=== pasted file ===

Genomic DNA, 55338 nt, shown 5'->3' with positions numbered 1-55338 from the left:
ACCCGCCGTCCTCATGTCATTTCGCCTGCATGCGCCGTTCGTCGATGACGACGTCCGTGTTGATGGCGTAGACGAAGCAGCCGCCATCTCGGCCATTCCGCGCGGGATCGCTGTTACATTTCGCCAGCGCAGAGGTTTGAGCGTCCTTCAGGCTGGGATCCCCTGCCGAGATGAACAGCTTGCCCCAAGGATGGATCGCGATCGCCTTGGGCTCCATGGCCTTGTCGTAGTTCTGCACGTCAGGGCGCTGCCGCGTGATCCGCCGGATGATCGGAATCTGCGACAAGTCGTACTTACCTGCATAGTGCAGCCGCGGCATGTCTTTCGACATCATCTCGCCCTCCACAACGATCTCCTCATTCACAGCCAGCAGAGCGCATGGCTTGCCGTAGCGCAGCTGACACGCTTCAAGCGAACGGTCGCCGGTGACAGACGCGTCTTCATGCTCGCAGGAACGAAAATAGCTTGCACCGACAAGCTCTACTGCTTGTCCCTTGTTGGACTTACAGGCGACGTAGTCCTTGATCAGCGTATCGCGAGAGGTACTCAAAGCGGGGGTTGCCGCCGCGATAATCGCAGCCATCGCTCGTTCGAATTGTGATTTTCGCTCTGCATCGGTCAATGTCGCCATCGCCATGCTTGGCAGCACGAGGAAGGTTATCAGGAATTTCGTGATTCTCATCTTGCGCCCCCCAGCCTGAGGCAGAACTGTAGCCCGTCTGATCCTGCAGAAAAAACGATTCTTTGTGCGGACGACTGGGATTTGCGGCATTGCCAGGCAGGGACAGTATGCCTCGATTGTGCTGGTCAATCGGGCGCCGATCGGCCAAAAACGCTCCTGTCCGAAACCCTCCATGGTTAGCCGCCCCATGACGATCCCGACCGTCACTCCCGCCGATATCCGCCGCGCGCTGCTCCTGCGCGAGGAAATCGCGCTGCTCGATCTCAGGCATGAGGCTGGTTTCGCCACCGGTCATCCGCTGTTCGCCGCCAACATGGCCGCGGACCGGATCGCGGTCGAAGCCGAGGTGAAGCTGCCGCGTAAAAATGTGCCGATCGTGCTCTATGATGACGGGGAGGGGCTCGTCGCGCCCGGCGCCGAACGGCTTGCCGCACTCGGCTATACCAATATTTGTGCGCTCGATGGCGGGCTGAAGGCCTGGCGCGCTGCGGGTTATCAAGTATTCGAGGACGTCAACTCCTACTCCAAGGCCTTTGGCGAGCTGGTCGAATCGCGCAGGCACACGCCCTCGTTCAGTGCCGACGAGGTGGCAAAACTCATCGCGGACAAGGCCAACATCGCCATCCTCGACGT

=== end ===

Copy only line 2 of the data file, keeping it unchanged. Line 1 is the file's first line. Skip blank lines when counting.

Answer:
ACCCGCCGTCCTCATGTCATTTCGCCTGCATGCGCCGTTCGTCGATGACGACGTCCGTGTTGATGGCGTAGACGAAGCAGCCGCCATCTCGGCCATTCCGCGCGGGATCGCTGTTACATTTCGCCAGCGCAGAGGTTTGAGCGTCCTTCAGGCTGGGATCCCCTGCCGAGATGAACAGCTTGCCCCAAGGATGGATCGCGATCGCCTTGGGCTCCATGGCCTTGTCGTAGTTCTGCACGTCAGGGCGCTGCCGCGTGATCCGCCGGATGATCGGAATCTGCGACAAGTCGTACTTACCTGCATAGTGCAGCCGCGGCATGTCTTTCGACATCATCTCGCCCTCCACAACGATCTCCTCATTCACAGCCAGCAGAGCGCATGGCTTGCCGTAGCGCAGCTGACACGCTTCAAGCGAACGGTCGCCGGTGACAGACGCGTCTTCATGCTCGCAGGAACGAAAATAGCTTGCACCGACAAGCTCTACTGCTTGTCCCTTGTTGGACTTACAGGCGACGTAGTCCTTGATCAGCGTATCGCGAGAGGTACTCAAAGCGGGGGTTGCCGCCGCGATAATCGCAGCCATCGCTCGTTCGAATTGTGATTTTCGCTCTGCATCGGTCAATGTCGCCATCGCCATGCTTGGCAGCACGAGGAAGGTTATCAGGAATTTCGTGATTCTCATCTTGCGCCCCCCAGCCTGAGGCAGAACTGTAGCCCGTCTGATCCTGCAGAAAAAACGATTCTTTGTGCGGACGACTGGGATTTGCGGCATTGCCAGGCAGGGACAGTATGCCTCGATTGTGCTGGTCAATCGGGCGCCGATCGGCCAAAAACGCTCCTGTCCGAAACCCTCCATGGTTAGCCGCCCCATGACGATCCCGACCGTCACTCCCGCCGATATCCGCCGCGCGCTGCTCCTGCGCGAGGAAATCGCGCTGCTCGATCTCAGGCATGAGGCTGGTTTCGCCACCGGTCATCCGCTGTTCGCCGCCAACATGGCCGCGGACCGGATCGCGGTCGAAGCCGAGGTGAAGCTGCCGCGTAAAAATGTGCCGATCGTGCTCTATGATGACGGGGAGGGGCTCGTCGCGCCCGGCGCCGAACGGCTTGCCGCACTCGGCTATACCAATATTTGTGCGCTCGATGGCGGGCTGAAGGCCTGGCGCGCTGCGGGTTATCAAGTATTCGAGGACGTCAACTCCTACTCCAAGGCCTTTGGCGAGCTGGTCGAATCGCGCAGGCACACGCCCTCGTTCAGTGCCGACGAGGTGGCAAAACTCATCGCGGACAAGGCCAACATCGCCATCCTCGACGT